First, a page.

November 8, 2022
US team may employ consumer monitoring devices on cows as part of bovine mastitis research
A multi-US state research team led by a Colorado State University (CSU) professor anticipates using monitoring devices like Fitbits or Apple Watches in an effort to study and improve dairy cow health.
The study will focus on bovine mastitis. According to CSU, the true financial cost of mastitis to the organic dairy industry has never been precisely studied, and this issue will be an important part of the research.
CSU announced in October a US$3 million grant from the United States Department of Agriculture's National Institute of Food and Agriculture in support of the research.
Dr. Pablo Pinedo, a DVM and associate professor in the Department of Animal Sciences at Colorado State University, will lead the research team. The team will include researchers from the University of Florida, the Ohio State University, Cornell University, the University of Minnesota and the University of Wisconsin. The project is scheduled to last four years.
Previous research has been difficult due in part to the smaller size (and thus survey sample) of organic herds compared to "conventional" or non-organic dairy operations. CSU has a local partner to resolve that issue. Aurora Organic Dairy will make its dairies in Colorado, the United States, available to complete field studies, testing new strategies for mastitis prevention during the dry-off period (the six to eight weeks before calving when cows are not milked), according to CSU.
Aurora Organic Dairy has more than 1,400 milk cows at its Platteville facility. Aurora Organic Dairy chief agricultural officer Dr. Juan Velez has used essential oils and vitamins in an effort to control mastitis.
"These products are believed to have some antimicrobial capabilities - as well as the ability to increase the cow's immune response - but lack much research behind them," Velez stated. "One of the reasons I believe this project is so important is that it will help uncover if the science is solid behind products that are already available."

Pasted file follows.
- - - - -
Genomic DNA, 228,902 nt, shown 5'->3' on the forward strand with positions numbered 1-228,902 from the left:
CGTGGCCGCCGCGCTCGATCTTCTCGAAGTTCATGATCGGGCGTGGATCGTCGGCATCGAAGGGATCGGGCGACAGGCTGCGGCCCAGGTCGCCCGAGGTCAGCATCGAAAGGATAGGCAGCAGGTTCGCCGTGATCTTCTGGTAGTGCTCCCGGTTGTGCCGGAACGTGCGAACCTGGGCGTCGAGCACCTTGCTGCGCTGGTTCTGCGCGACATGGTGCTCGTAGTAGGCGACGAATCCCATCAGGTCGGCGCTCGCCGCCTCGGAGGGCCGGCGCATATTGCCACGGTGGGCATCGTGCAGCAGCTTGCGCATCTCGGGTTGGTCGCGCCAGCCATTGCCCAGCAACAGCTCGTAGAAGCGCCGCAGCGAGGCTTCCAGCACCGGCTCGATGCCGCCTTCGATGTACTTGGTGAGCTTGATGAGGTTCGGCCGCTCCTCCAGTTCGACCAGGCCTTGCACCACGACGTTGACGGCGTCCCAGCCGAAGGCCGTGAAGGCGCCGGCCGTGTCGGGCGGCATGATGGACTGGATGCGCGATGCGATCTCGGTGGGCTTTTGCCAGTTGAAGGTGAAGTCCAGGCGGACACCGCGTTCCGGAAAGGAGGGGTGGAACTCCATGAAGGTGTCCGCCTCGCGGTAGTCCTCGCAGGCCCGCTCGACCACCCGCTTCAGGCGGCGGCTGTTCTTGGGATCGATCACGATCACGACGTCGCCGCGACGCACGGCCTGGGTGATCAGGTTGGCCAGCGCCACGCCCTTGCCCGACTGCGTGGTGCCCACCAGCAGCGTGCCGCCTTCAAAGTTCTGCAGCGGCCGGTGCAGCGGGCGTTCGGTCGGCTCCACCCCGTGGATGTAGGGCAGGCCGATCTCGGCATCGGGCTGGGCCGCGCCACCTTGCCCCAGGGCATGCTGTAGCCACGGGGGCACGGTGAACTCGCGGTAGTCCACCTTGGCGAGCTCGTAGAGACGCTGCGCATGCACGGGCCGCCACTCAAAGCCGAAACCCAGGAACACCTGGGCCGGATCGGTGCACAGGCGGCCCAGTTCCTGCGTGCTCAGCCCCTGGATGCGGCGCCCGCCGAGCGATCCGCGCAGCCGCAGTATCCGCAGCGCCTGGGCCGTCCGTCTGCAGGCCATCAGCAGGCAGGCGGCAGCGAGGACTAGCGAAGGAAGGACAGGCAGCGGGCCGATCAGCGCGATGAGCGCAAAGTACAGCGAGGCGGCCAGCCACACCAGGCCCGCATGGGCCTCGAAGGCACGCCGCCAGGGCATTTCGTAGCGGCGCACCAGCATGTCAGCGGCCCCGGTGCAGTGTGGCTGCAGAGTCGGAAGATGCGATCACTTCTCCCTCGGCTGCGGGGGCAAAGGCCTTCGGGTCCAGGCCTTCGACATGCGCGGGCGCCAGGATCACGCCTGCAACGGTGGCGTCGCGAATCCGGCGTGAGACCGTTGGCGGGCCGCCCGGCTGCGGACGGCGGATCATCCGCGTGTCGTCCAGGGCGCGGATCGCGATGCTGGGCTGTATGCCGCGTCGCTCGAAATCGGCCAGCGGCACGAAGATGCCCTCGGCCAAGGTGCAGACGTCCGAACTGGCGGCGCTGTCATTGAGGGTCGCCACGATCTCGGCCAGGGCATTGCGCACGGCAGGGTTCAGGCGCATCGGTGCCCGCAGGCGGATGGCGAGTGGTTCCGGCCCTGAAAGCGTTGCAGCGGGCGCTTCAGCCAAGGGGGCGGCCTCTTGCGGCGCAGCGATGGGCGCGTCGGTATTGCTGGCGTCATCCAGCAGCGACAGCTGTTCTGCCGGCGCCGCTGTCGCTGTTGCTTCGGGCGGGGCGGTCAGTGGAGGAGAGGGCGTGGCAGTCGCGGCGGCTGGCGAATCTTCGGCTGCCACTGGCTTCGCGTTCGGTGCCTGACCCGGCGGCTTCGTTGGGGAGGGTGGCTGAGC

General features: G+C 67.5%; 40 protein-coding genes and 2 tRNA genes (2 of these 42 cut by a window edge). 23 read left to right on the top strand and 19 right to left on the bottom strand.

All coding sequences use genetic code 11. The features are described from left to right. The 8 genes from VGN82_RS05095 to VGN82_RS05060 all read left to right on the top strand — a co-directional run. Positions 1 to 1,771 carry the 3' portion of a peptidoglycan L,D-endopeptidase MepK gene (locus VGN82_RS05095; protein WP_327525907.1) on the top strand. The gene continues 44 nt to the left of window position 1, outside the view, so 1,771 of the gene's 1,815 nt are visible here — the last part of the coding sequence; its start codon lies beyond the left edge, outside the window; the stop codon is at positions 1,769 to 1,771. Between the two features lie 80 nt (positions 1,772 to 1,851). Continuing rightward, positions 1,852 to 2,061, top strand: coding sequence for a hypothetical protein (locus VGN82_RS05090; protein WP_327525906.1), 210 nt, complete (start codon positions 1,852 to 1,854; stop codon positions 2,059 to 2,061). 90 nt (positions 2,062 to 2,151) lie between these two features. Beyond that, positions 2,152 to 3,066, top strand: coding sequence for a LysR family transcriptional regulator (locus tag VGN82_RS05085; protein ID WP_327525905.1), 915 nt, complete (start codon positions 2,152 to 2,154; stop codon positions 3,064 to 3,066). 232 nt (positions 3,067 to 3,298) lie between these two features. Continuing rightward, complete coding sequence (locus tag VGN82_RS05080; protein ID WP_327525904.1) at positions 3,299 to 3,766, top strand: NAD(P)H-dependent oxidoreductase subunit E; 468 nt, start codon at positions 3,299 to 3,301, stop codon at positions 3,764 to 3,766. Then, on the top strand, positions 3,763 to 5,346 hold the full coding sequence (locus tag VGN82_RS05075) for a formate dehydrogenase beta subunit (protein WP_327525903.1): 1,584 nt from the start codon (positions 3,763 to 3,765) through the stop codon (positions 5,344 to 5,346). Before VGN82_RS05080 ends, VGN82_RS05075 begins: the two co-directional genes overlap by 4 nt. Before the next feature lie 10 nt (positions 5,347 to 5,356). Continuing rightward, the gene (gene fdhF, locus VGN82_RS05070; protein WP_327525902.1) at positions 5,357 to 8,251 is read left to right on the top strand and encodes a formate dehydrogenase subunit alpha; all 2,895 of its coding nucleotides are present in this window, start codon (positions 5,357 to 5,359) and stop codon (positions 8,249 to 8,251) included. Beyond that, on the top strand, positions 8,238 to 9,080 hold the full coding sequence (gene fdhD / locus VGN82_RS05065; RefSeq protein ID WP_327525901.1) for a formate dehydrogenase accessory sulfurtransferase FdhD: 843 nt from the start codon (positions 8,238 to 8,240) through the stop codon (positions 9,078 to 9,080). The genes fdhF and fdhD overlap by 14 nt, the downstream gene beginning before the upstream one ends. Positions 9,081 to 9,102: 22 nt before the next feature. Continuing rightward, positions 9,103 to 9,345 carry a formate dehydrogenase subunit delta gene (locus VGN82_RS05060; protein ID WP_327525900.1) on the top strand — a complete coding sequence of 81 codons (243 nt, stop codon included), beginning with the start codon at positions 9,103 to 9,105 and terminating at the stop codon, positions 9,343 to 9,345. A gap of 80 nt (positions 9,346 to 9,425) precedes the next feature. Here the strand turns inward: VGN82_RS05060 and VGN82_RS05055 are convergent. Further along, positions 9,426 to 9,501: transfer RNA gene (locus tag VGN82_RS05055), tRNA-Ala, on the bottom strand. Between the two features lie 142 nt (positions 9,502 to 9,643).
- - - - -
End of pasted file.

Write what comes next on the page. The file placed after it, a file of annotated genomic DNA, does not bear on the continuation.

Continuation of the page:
The study will look at those and other similar preventative measures that could benefit organic dairies across the nation - and possibly even be adopted into the methods used by conventional dairies.
"The overall goal is to develop and assess an integrated systems approach for mastitis control and welfare," Dr. Pinedo stated.
One element of the research will be to look at an individual cow's comfort and whether improvement comfort limits susceptibility or resistance to mastitis. To that end, 5,000 cows will be outfitted with special sensors to monitor their rest and activity levels.
"Using this activity data will help us learn if changes in cow behavior could be predictors to cows getting mastitis, detecting the mastitis and detecting it earlier than you would with the traditional method of just checking a few squirts of milk during milking," Velez said.
"We know that a lactating dairy cow needs to spend about 11 hours just resting," Pinedo stated. "If she's not, something is wrong. It could be that there are not enough beds, or the beds are not comfortable. Or maybe she's resting too long, which might mean she's starting to get sick."
The veterinary team at Organic Valley Cooperative will assist researchers with efforts at a significant number of smaller organic dairy outfits elsewhere in the US.
- CBS Colorado